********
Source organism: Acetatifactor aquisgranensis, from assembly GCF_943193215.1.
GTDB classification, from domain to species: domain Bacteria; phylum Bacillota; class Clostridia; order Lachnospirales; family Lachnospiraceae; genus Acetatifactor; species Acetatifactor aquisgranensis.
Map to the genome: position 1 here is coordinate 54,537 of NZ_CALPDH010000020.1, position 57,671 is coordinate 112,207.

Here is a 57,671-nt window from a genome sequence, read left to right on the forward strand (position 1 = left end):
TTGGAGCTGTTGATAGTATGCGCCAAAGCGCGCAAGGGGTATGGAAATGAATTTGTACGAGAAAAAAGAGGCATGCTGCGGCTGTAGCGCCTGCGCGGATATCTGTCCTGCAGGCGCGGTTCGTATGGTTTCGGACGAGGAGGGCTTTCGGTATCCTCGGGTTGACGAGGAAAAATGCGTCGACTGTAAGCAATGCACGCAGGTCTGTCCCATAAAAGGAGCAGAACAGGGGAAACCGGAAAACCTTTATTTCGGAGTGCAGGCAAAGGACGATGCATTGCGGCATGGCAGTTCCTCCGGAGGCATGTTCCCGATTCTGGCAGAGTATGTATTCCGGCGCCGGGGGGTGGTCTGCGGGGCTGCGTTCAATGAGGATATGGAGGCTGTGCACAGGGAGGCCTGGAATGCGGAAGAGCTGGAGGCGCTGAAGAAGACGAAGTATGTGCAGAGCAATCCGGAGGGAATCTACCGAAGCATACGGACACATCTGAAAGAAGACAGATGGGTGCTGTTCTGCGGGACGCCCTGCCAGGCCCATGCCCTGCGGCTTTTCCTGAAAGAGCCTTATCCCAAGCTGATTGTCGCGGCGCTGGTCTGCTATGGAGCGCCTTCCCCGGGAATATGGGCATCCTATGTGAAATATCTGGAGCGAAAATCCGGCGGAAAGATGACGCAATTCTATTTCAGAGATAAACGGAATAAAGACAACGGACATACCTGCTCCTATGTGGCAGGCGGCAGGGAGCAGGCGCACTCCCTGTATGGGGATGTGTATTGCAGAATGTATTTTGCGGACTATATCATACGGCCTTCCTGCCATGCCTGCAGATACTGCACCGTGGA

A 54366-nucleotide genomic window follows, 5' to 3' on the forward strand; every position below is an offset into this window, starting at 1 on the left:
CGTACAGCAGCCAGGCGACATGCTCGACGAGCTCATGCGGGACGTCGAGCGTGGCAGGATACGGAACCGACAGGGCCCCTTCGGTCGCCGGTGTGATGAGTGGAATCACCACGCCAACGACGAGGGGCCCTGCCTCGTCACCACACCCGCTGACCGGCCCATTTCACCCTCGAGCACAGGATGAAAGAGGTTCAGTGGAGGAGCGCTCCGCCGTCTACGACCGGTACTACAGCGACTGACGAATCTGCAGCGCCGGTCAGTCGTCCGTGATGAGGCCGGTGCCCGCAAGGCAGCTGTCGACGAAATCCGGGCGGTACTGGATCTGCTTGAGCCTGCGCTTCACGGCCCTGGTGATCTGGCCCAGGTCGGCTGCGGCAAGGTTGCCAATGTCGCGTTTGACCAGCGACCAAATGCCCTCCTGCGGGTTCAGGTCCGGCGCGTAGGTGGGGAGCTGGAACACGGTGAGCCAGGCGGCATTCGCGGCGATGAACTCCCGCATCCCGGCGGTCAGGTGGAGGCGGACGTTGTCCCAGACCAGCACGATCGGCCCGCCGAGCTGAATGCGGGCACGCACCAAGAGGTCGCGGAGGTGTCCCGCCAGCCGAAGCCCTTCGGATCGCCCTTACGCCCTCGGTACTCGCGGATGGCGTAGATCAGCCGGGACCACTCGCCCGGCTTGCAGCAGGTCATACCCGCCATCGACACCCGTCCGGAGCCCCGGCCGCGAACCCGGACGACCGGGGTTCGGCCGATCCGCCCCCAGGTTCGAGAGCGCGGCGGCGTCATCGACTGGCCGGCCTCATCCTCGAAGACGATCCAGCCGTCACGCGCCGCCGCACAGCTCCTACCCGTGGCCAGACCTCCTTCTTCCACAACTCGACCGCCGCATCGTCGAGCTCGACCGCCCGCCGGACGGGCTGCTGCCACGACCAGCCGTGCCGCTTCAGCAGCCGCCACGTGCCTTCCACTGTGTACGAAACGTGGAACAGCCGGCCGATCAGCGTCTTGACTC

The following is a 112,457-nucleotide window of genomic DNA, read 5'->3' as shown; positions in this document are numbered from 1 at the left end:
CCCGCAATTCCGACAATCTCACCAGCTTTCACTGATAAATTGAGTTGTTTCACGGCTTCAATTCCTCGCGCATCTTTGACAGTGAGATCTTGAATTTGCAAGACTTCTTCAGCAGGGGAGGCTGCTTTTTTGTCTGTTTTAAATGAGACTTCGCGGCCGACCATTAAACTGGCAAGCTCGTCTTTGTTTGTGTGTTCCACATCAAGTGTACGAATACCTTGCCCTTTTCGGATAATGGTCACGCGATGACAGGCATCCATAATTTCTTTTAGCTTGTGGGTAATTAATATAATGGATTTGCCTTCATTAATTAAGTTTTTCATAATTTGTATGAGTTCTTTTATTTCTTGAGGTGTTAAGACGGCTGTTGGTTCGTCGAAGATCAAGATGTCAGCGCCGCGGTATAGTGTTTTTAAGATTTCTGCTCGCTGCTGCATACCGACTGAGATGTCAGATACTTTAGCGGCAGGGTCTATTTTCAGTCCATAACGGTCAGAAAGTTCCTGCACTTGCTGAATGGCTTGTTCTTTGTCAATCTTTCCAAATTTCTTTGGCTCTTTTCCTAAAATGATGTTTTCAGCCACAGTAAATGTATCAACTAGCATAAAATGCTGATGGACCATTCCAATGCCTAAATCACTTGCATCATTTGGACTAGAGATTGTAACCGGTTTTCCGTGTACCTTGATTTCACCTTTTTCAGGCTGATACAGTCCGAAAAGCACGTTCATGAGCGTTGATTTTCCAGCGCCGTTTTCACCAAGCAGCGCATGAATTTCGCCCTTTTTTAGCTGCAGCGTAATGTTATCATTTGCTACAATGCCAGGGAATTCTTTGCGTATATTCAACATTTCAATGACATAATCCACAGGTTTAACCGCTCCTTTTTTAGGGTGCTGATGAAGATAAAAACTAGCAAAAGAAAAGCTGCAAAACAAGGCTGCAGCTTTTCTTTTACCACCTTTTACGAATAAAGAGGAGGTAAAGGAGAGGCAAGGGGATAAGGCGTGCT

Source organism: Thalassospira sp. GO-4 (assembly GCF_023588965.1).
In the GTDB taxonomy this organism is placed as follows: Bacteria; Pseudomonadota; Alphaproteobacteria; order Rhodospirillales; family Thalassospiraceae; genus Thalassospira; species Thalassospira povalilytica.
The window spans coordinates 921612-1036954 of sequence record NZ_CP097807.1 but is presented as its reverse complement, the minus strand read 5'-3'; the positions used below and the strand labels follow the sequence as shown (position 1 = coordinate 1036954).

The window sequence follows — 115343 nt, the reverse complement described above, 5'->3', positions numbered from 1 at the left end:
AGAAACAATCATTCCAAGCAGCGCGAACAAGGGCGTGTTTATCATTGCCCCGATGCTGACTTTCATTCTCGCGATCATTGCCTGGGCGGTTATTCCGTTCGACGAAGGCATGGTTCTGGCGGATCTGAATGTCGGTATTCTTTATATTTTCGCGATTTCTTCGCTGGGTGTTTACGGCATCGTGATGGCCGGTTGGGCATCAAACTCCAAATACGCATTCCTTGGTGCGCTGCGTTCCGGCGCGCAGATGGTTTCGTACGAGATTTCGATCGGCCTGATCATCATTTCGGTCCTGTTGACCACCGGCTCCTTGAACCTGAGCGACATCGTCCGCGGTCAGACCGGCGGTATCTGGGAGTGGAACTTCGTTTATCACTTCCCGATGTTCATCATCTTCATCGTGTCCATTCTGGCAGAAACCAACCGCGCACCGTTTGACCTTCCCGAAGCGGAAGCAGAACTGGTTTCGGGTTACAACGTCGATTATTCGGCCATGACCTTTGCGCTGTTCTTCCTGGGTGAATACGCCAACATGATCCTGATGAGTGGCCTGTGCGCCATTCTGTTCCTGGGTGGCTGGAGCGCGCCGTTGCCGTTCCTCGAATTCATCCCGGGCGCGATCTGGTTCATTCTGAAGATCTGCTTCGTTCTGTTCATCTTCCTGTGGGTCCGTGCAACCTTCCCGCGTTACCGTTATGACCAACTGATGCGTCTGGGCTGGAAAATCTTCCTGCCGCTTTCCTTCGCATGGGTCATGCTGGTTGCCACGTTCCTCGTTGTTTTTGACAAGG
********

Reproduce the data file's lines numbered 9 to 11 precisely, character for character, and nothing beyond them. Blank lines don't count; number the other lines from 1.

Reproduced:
CCCGCAATTCCGACAATCTCACCAGCTTTCACTGATAAATTGAGTTGTTTCACGGCTTCAATTCCTCGCGCATCTTTGACAGTGAGATCTTGAATTTGCAAGACTTCTTCAGCAGGGGAGGCTGCTTTTTTGTCTGTTTTAAATGAGACTTCGCGGCCGACCATTAAACTGGCAAGCTCGTCTTTGTTTGTGTGTTCCACATCAAGTGTACGAATACCTTGCCCTTTTCGGATAATGGTCACGCGATGACAGGCATCCATAATTTCTTTTAGCTTGTGGGTAATTAATATAATGGATTTGCCTTCATTAATTAAGTTTTTCATAATTTGTATGAGTTCTTTTATTTCTTGAGGTGTTAAGACGGCTGTTGGTTCGTCGAAGATCAAGATGTCAGCGCCGCGGTATAGTGTTTTTAAGATTTCTGCTCGCTGCTGCATACCGACTGAGATGTCAGATACTTTAGCGGCAGGGTCTATTTTCAGTCCATAACGGTCAGAAAGTTCCTGCACTTGCTGAATGGCTTGTTCTTTGTCAATCTTTCCAAATTTCTTTGGCTCTTTTCCTAAAATGATGTTTTCAGCCACAGTAAATGTATCAACTAGCATAAAATGCTGATGGACCATTCCAATGCCTAAATCACTTGCATCATTTGGACTAGAGATTGTAACCGGTTTTCCGTGTACCTTGATTTCACCTTTTTCAGGCTGATACAGTCCGAAAAGCACGTTCATGAGCGTTGATTTTCCAGCGCCGTTTTCACCAAGCAGCGCATGAATTTCGCCCTTTTTTAGCTGCAGCGTAATGTTATCATTTGCTACAATGCCAGGGAATTCTTTGCGTATATTCAACATTTCAATGACATAATCCACAGGTTTAACCGCTCCTTTTTTAGGGTGCTGATGAAGATAAAAACTAGCAAAAGAAAAGCTGCAAAACAAGGCTGCAGCTTTTCTTTTACCACCTTTTACGAATAAAGAGGAGGTAAAGGAGAGGCAAGGGGATAAGGCGTGCT

Source organism: Thalassospira sp. GO-4 (assembly GCF_023588965.1).
In the GTDB taxonomy this organism is placed as follows: Bacteria; Pseudomonadota; Alphaproteobacteria; order Rhodospirillales; family Thalassospiraceae; genus Thalassospira; species Thalassospira povalilytica.